I have been shopping around for an RSS reader. I prefer a self-hosted solution since I am not in the mood to pay for a feed search functionality. I did find one called Miniflux. It is a small and no fizz RSS reader. Miniflux is easy to set up and even comes with a handy docker deployment guide. So what is the problem? Go is the language of choice in the Miniflux project. I am not a Go developer and don't have the time to start learning it this moment.
So I widened my search, and as luck will have it, I was watching a video from the Traefik community, and the open-source feed FreshRSS came up. Now the good thing about this is - FreshRSS is built in PHP. So I am excited, if anything goes wrong, I can at least fix it. I could drill down into the source code to see what is going on.
I currently run my blog using Docker, and so I am thinking of running FreshRSS. I then visit the Github repository, and it looked busy. So this is a good thing that the project is still active. While scanning the GitHub repository, I noticed the absence of a composer.json file. I find myself questing why there isn't a composer.json file? Is this modern PHP at all?
How old is this project?
I found myself being a bit judgemental on the project structure since I didn't see a structure that looked like "modern-looking" PHP application structure. And to make it even more interesting, the project had all libraries downloaded right into the project. No composer to manage dependencies?
When I step back and look at how long the project has been going and the breath of functionalities you get from out of the box, the thought of writing own RSS feed was put to the side right away.
So why was I initially judgemental of the project because it didn't start with a composer.json and an src folder location for all your code? Why did I find myself drifting into that sphere of content? What happened to just enjoying the fun from enjoying a software that served a purpose.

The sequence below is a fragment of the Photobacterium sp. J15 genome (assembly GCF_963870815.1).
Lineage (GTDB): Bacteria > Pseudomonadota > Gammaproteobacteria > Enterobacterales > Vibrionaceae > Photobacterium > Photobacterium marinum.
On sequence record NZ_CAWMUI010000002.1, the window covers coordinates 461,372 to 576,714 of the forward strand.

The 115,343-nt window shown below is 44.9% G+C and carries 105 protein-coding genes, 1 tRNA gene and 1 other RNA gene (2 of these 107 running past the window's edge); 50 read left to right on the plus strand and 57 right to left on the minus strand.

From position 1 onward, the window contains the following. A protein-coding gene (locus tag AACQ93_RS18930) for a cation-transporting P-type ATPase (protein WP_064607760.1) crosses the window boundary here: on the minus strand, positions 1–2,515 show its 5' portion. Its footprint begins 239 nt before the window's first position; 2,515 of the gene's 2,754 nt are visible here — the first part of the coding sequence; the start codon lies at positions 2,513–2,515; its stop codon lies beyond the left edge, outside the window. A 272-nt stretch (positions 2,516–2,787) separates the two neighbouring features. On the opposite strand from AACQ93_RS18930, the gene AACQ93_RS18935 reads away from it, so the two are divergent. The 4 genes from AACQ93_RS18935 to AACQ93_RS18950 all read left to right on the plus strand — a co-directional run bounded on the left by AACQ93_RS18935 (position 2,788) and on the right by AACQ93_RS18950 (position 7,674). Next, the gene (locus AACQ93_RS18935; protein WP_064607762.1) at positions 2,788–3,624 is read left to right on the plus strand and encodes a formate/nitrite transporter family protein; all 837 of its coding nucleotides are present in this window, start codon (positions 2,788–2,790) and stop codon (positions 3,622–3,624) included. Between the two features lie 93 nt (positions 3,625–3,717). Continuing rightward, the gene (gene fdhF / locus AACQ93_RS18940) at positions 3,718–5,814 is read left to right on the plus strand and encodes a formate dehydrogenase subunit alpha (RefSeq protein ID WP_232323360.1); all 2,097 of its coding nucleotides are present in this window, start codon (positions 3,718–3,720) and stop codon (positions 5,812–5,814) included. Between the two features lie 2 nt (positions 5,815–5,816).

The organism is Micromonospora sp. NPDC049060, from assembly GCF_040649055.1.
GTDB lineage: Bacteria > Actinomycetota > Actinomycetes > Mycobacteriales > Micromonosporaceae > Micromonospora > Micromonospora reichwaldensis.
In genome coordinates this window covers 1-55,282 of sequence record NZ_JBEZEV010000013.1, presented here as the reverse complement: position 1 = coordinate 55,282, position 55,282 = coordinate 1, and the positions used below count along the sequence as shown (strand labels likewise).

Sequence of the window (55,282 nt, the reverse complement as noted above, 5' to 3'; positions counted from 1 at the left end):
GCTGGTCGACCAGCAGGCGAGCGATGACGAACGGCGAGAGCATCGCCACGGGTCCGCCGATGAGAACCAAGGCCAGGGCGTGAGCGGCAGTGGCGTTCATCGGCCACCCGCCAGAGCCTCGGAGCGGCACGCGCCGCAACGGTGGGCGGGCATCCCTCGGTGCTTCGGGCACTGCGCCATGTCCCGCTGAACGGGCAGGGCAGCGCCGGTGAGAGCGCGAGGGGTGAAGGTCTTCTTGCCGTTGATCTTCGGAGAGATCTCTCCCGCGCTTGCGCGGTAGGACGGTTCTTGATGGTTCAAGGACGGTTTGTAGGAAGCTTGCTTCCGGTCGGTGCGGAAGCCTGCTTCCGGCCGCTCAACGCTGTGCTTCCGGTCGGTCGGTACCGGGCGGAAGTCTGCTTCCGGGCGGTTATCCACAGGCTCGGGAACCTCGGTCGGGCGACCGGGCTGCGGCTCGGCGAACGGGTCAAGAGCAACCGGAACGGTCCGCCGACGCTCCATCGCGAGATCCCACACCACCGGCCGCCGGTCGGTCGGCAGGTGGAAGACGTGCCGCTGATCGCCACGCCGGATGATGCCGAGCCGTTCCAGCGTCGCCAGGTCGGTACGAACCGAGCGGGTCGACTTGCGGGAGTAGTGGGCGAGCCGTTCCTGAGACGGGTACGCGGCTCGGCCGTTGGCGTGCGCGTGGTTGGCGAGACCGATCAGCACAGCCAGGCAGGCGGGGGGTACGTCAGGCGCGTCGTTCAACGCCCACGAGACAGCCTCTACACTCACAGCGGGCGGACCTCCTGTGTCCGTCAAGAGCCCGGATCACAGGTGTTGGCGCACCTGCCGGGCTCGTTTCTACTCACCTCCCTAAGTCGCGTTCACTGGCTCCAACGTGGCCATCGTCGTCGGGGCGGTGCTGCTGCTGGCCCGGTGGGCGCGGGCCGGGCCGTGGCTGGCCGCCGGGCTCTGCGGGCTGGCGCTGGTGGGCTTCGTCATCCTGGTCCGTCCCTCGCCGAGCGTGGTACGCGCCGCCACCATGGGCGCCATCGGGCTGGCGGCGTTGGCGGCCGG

One of the rewards of being in the Software Industry is seeing how ideas move from concept to actualisation. I remember when I started learning to code in QBasic, and I read a chapter (No internet then, we did it in books) on Random File Access. I was so inspired, I spent a few months trying to build an Airline reservation system. I wanted to implement the simple task of allocating seats to checked-in passengers in a fictitious airline. The code never wholly worked, but the reward of getting something that worked reasonably was a good feeling.
Today when we write code, there is this salient expectation of using the best practice. There is an expectation that code should conform to specifically agreed patterns blessed by the software community. These expectations take the fun out of creating.
I read an article recently (can't find the link at the moment) that frowned on the whole push for architecture, designer patterns etc. I did not support the points made in the article at first, but now I think I get what the author meant. Sometimes you have an idea, best to let the juice flow. When you have a successful product at hand, we can get back to cleaning it up and using whatever architecture we so desire. If however, you are productive with putting things in their "right" positions, then do what makes you happy. What matters most is the creative process.